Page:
Today we examine the impact of the members of the S&P 500 Dividend Aristocrats Class of 2019 on the index’s factor risk and sector composition. In our previous blog, we introduced these new constituents and discussed their quality ranking.
Risk decomposition of the S&P 500 Dividend Aristocrats using Axioma’s US Fundamental Equity Risk Model MH4 supports the view that the index contains elements of the quality factor. Our definition of quality uses return on equity, accruals ratio, and financial leverage ratio. Of these three calculations, Axioma’s Risk Model decomposes risk into profitability (return on equity) and leverage. A snapshot of the index on Jan. 31, 2019, shows us that the index is more actively exposed to those two factors than is the S&P 500, with profitability’s active exposure at 0.04 and leverage’s at 0.13. Profitability’s contribution to risk is relatively small at 0.59%, and leverage reduces it by 0.33%.
Moreover, the average active exposure for the 10-year period studied was 0.33 and -0.27 for dividend yield and market sensitivity, respectively. In other words, the S&P 500 Dividend Aristocrats achieved higher dividend yield than its benchmark, and at the same time was less sensitive to the market. This shows us that the index was more quality oriented, had lower active exposure, and achieved higher yield than the benchmark.
Exhibit 2 shows that the S&P 500 Dividend Aristocrats had heavy Consumer Staples and Industrials sector biases. The Class of 2019 further shifts the bias toward the Industrials sector, from a weight of 20.8% to 21.6%. This is significant because half of the companies added to the index were from the Industrials sector and the index constituents are equally weighted (Consumer Staples index weight was 23.4%).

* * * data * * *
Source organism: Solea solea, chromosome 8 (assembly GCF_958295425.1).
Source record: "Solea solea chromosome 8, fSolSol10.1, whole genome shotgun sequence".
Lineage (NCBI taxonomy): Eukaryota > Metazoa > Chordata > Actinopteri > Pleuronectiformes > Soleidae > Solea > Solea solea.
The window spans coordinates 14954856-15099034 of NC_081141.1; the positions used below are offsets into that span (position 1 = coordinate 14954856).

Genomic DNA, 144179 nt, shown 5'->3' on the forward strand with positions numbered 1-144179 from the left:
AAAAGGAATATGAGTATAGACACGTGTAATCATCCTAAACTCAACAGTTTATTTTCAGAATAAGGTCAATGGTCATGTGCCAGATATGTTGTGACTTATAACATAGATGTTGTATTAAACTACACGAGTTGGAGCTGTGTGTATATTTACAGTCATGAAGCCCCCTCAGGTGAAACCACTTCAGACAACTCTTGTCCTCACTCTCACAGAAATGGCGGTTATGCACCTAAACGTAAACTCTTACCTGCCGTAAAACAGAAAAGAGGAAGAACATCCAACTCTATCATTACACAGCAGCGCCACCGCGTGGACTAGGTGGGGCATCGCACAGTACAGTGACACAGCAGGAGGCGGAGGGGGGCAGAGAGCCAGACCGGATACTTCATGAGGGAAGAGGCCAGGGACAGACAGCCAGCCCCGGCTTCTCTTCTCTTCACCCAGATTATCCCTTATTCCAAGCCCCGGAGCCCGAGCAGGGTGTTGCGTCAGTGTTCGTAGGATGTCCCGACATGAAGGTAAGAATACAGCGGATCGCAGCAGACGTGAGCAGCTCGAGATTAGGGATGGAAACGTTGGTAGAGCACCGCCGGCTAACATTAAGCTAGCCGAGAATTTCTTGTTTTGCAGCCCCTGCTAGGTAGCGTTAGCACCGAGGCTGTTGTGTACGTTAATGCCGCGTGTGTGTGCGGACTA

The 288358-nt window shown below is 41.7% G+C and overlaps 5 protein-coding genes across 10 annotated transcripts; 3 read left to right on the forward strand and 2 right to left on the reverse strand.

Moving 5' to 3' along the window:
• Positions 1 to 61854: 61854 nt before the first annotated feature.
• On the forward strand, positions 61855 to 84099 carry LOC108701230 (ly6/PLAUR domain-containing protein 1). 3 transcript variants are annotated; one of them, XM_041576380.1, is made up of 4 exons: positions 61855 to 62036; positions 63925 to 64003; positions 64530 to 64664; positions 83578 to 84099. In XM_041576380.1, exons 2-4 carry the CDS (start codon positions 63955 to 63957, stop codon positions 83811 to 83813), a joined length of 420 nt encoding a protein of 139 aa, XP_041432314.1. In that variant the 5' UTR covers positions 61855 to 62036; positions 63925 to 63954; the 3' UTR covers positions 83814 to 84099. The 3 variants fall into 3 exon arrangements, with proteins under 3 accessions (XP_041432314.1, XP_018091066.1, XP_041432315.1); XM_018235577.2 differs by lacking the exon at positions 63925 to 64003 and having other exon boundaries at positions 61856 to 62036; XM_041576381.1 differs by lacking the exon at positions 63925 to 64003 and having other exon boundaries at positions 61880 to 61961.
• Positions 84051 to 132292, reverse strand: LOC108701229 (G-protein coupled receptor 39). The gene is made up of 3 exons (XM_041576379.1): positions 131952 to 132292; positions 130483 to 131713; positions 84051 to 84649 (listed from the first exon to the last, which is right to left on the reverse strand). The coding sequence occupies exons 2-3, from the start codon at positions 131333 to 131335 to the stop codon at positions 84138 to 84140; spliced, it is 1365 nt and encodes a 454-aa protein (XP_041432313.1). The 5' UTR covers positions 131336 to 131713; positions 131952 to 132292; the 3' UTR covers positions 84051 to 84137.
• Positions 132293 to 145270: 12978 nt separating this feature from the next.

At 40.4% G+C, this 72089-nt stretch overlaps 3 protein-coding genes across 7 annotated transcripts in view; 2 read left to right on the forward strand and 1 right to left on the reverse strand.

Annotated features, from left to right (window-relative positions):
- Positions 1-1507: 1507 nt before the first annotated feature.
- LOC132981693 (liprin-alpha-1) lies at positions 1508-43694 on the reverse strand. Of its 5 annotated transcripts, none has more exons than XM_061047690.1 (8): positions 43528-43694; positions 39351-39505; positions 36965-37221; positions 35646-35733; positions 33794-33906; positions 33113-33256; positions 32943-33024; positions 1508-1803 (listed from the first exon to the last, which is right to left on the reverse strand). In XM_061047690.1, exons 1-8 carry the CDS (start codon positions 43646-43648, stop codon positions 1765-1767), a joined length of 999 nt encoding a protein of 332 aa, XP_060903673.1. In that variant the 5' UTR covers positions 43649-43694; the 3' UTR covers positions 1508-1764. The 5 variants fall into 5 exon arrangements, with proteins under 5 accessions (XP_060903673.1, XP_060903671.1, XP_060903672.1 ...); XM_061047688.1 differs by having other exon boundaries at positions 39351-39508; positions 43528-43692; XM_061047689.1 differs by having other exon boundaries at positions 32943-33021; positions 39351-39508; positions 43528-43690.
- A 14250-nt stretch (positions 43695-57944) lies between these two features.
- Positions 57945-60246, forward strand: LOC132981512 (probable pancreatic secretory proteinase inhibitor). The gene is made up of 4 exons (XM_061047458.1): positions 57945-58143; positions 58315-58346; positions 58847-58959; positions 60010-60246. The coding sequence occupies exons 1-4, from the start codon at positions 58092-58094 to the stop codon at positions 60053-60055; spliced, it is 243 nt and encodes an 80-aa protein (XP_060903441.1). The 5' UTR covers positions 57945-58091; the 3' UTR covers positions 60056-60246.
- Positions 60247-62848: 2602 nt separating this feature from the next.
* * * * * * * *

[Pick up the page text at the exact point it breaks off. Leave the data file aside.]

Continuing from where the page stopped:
In the S&P 500, the Consumer Staples and Industrials sectors have much lower weights, of 7.2% and 9.5%, respectively. The weight difference between the benchmark and the S&P 500 Dividend Aristocrats suggests that the latter’s Consumer Staples and Industrials sectors may have more quality due to their greater ability to provide consistent dividends. The new constituents of the S&P 500 Dividend Aristocrats Class of 2019 not only enhance the quality factor of the index, but also deepen the Industrials sector bias.
In our next blog we will discuss the historical performance of the S&P 500 Dividend Aristocrats.